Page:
Monday, April 14, 2008

Saving the ocean with guilt or desire-part 2

You ocean lovers, how do you want to save the ocean? Do you think it's better to use guilt to get people to stop harming the ocean, or is it better to link our cause with people's positive desires?

The blogfish poll results are in, and 60% said the sustainable seafood movement relies on guilt, compared to 25% who said the movement does not rely on guilt. But most of you who identified guilt as the motivator don't mind using guilt in trying to motivate people to conserve fish.

I worry about using guilt, and this has been an interesting quest to solicit other views. The poll was successful in my eyes, a lot of you answered and the results were informative. Also, I was curious whether any of this would draw answers from elsewhere, and it did.

Here's my earlier post on guilt vs. desire, where I weighed in with support for the value of desire as a conservation motivator, and below are 4 blogs that posted substantive responses that I found interesting.

Ezra Klein at The American Prospect says:
It's an interesting point, and it builds well from the work done by Alice Waters, who's been able to create a politics around food that argues for more sustainable, organic, and even limiting approaches but does so by painting such choices as ones you want to make on your own terms -- because local ingredients taste better, and less processed foods are more healthful.

Andrew Savits at The Triple Bottom Line Blog agrees:
Of course Powell's overall point is well-taken and important. From a marketing standpoint, you never want to be in the position of defending negativity (fear, guilt, No) against positivity (optimism, pleasure, Yes).

And Neil Sinhababu at Cogitamus suggests:
In keeping with Mark Powell's view, linked by Ezra, that environmentalists in the sustainable food movement need to play into people's positive desires more effectively by offering them delicious food of the right kind, I'd like to suggest a similar strategy for veggie evangelists.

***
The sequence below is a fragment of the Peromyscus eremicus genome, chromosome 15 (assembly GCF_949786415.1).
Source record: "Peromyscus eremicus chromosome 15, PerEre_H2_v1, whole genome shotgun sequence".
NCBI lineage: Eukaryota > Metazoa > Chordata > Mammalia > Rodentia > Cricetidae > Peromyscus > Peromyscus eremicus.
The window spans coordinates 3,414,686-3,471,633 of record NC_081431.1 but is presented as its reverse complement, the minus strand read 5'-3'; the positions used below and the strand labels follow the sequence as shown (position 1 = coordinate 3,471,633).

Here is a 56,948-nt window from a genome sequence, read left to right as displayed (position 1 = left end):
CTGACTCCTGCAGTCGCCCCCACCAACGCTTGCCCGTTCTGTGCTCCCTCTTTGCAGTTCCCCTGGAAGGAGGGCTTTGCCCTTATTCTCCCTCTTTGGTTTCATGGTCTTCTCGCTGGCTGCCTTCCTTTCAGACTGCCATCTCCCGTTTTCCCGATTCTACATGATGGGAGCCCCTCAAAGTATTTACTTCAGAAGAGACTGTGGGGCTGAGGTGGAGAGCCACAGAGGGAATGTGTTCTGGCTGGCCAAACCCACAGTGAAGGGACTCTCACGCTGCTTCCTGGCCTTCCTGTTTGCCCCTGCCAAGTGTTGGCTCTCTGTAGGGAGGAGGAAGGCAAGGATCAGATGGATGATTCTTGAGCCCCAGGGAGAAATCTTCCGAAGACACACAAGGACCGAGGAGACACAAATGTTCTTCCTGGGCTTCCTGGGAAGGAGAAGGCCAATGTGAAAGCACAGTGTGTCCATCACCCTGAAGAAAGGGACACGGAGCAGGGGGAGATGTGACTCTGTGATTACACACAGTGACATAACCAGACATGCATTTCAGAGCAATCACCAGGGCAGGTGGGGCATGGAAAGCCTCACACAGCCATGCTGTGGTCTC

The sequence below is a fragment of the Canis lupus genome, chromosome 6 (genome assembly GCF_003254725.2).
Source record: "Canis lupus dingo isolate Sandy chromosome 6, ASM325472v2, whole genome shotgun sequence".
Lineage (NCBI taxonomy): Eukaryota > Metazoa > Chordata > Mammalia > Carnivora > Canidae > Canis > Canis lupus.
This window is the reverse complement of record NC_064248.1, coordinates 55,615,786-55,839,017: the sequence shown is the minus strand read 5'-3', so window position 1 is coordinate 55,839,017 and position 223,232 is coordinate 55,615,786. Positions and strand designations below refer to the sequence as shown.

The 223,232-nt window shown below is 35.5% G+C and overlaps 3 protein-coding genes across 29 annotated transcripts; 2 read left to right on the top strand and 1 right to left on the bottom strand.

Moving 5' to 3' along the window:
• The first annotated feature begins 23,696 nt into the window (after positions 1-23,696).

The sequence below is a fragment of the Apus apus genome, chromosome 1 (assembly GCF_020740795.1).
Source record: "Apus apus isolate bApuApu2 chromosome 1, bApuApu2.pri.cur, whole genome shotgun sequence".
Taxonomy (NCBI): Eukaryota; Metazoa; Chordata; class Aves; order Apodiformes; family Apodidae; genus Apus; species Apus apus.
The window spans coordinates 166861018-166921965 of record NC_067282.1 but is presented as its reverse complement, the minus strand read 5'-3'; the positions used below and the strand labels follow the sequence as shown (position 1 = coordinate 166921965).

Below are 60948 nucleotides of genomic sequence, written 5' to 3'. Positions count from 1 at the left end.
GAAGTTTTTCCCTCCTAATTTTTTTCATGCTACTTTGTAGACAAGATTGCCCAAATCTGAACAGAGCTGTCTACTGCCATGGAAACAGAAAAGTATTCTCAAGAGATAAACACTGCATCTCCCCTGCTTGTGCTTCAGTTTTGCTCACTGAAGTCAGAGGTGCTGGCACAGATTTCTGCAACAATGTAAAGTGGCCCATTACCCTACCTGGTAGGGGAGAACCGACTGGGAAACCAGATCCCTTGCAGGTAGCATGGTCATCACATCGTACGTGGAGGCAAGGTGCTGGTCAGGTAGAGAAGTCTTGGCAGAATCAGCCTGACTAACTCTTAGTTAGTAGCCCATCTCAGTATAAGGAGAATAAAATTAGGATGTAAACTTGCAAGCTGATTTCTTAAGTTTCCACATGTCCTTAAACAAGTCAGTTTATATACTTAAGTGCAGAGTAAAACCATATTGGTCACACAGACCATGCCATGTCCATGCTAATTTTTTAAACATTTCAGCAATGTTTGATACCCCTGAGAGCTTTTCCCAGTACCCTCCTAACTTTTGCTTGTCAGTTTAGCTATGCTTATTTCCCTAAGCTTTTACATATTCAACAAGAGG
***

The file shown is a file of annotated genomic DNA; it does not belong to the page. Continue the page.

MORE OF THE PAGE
Finally, Sam Fromartz at Chews Wise is interested buy not quite convinced:
Mark's essay speaks to a broader issue that food advocates confront, which involves changing habits. And the best way that can be done is by creating new desires - whether for new (sustainable) fish they haven't yet eaten, fresh local food, slow food or what have you. But I imagine the purveyors of guilt won't be happy with this message. I'm not sure I'm convinced either.

Blogfish poll results-


No 41 (25%)

Yes, and that's ok 64 (40%)

Yes, and that's bad 33 (20%)

What's sustainable seafood? 21 (13%)


Anonymous said...

Great poll!
And it looks like the results came from thoughtful consideration on the part of the voters. I agree with your trepidation, especially as you can already see the "guilt trip" backlash against global warming.

In the end, I think it has to be a combination of carrots (delicious, fresh, sustainable seafood) and sticks (insatiable moral wrath of conservationists).

Chrissy said...

I do think it's guilt that motivates a lot of people to do the right thing, and I guess once you're getting the desired result, sometimes the methods aren't all that bad :o)